Famous for his “one for me, one for them” filmmaking dictum, this is definitely a “one for me” project for Steven Soderbergh, who returned to his playful indie roots in this wry and reflexive skewering of Hollywood. The cast is full of friends and cameos, ranging from Julia Roberts to David Fincher.
How did a flock of wild parrots find their way to San Francisco’s North Beach? We may never know, but Judy Irving’s winning documentary takes a compassionate look at this utterly special urban phenomenon along with the birds’ caretaker, Mark Bittner, finding echoes between these city residents.
You may know the lovely cinema of garage-rock auteur Aki Kaurismäki, but his brother Mika is in fact just as prodigious a filmmaker who dexterously and with pleasure jumps from genre to genre. Here’s his Finnish take on the buddy comedy road movie, proving Americans hardly have a claim on the idea!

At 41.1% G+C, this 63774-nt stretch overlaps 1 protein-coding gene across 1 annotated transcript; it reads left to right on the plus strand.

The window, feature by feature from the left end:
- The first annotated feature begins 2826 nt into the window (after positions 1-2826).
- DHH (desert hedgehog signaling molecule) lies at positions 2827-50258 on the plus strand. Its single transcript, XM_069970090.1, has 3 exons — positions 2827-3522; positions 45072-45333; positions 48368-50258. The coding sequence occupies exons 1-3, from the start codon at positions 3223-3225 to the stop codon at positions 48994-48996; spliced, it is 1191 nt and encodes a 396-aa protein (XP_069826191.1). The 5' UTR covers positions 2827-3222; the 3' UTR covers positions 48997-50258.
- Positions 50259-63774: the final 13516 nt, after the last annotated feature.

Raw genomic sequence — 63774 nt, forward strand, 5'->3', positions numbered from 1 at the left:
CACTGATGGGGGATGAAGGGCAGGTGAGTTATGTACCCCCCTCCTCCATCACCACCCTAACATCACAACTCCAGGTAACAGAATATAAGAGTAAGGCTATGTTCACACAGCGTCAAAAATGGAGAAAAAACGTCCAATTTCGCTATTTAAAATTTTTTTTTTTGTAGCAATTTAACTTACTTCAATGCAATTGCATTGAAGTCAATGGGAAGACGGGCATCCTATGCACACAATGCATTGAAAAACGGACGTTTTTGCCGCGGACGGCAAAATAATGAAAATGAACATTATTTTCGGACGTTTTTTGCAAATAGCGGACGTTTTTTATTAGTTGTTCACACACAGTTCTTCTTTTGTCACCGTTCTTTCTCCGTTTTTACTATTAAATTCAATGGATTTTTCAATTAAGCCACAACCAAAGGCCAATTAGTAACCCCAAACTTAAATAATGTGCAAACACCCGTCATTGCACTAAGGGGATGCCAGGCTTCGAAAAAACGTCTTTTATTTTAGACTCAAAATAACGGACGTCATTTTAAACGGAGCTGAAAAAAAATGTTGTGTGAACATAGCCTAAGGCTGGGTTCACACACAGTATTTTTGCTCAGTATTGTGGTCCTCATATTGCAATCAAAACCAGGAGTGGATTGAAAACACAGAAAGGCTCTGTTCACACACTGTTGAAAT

Summer thankfully isn’t over yet, but we’re concluding our epic Summer Concert Series with a true icon. A very special portrait of an undefinably special artist, this appropriately unconventional documentary was shot over 11 years and offers a vivid, often off-the-cuff insight into a legend.
In Spanish director Sergio Cabellero’s Tiger Award-winning debut, Finisterrae, two Russian ghosts journey back to life. His equally audacious follow-up features an imprisoned performance artist, a trio of telepathic dwarves, and even more surrealist play. A director to watch—aghast and surprised.
After the success of the first Stray Cat Rock film, Lady Snowblood director Toshiya Fujita took over the next in the series. Pop sensation Meiko Kaji, second billed but scene stealing in the Delinquent Girl Boss, takes the lead in this jazzy and emblematically anti-conformist heist film.
What is now the luxury-hipster brand name Williamsburg was not long ago a poor, Latino neighborhood in seemingly out-of-the-way Brooklyn. This is an essential document of an era and area gentrification has nearly erased. Newly and lovingly restored by the New York Public Library and UnionDocs.